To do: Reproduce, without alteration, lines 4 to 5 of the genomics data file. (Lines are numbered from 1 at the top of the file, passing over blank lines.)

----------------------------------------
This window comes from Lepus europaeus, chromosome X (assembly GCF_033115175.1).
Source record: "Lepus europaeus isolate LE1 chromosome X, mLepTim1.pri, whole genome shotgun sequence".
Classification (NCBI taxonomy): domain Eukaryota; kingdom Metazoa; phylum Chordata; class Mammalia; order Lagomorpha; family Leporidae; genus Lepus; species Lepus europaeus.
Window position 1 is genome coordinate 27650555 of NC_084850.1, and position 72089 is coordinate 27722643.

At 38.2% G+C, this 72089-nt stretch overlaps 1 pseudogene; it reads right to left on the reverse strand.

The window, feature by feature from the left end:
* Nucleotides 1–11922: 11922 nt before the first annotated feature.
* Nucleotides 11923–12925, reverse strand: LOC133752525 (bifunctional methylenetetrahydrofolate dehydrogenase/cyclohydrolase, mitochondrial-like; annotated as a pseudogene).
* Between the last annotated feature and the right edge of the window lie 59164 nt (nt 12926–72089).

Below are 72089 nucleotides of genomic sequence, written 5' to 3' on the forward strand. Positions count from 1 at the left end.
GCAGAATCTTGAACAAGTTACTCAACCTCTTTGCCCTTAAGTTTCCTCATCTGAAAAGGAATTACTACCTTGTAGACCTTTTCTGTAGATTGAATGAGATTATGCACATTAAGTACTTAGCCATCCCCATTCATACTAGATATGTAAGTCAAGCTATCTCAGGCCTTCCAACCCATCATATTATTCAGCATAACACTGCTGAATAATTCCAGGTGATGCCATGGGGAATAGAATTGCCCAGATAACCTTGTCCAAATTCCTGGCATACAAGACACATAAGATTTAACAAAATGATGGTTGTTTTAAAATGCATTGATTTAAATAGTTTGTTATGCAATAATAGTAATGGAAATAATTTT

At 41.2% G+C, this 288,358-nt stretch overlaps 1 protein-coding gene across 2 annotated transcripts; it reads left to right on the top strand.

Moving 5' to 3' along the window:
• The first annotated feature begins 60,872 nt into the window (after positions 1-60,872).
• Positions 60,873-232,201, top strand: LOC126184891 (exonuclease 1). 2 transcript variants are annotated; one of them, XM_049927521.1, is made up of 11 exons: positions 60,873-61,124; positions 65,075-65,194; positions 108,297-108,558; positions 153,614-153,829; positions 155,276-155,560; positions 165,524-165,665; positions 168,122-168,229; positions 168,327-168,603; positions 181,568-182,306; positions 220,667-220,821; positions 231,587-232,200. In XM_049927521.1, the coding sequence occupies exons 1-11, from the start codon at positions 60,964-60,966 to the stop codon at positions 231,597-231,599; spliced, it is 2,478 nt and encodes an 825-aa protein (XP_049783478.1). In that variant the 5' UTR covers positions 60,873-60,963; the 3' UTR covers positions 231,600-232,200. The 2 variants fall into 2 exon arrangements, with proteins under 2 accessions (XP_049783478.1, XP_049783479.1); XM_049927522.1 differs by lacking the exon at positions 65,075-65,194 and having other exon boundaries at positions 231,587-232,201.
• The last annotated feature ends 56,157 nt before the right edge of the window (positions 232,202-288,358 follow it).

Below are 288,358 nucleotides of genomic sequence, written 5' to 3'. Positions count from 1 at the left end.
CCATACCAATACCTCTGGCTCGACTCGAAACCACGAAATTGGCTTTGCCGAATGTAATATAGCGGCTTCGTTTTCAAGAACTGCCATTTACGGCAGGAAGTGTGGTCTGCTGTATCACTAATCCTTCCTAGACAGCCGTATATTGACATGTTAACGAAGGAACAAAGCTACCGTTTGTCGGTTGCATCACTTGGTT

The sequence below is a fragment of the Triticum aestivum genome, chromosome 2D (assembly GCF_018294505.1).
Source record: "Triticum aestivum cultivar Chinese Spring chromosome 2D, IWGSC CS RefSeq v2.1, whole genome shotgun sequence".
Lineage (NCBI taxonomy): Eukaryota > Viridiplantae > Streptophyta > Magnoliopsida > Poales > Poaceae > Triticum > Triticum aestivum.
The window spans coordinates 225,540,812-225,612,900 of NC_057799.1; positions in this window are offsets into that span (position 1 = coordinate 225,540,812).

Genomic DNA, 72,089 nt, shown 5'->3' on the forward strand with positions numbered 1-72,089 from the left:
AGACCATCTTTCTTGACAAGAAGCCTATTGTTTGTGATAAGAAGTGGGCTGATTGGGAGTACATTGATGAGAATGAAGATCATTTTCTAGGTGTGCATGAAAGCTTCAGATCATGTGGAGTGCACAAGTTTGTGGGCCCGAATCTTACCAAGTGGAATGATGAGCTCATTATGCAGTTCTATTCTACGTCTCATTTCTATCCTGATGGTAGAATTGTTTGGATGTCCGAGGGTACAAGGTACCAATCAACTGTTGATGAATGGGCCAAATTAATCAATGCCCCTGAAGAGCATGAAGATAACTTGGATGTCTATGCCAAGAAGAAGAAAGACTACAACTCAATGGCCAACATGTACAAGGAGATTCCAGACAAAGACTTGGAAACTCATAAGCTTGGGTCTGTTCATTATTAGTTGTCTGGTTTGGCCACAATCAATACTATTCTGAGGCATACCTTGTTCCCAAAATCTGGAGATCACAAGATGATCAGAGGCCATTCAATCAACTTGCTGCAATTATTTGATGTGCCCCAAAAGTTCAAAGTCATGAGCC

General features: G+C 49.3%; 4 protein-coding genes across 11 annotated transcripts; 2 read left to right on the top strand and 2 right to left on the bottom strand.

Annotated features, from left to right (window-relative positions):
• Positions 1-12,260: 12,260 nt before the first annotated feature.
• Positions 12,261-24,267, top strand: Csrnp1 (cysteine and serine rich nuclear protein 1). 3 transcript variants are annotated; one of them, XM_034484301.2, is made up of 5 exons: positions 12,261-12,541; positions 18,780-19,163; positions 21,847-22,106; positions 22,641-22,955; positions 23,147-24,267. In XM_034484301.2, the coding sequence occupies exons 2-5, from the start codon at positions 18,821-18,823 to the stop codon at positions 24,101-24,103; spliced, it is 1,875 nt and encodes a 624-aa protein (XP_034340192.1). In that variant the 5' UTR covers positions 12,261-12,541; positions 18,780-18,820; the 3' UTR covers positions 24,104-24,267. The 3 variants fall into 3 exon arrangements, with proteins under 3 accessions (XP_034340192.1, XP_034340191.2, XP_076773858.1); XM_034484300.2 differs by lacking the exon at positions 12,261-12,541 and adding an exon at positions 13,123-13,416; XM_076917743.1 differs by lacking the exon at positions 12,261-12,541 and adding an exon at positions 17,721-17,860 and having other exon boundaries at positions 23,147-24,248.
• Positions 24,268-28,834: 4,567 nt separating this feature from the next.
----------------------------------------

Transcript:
Window position 1 is genome coordinate 27650555 of NC_084850.1, and position 72089 is coordinate 27722643.

At 38.2% G+C, this 72089-nt stretch overlaps 1 pseudogene; it reads right to left on the reverse strand.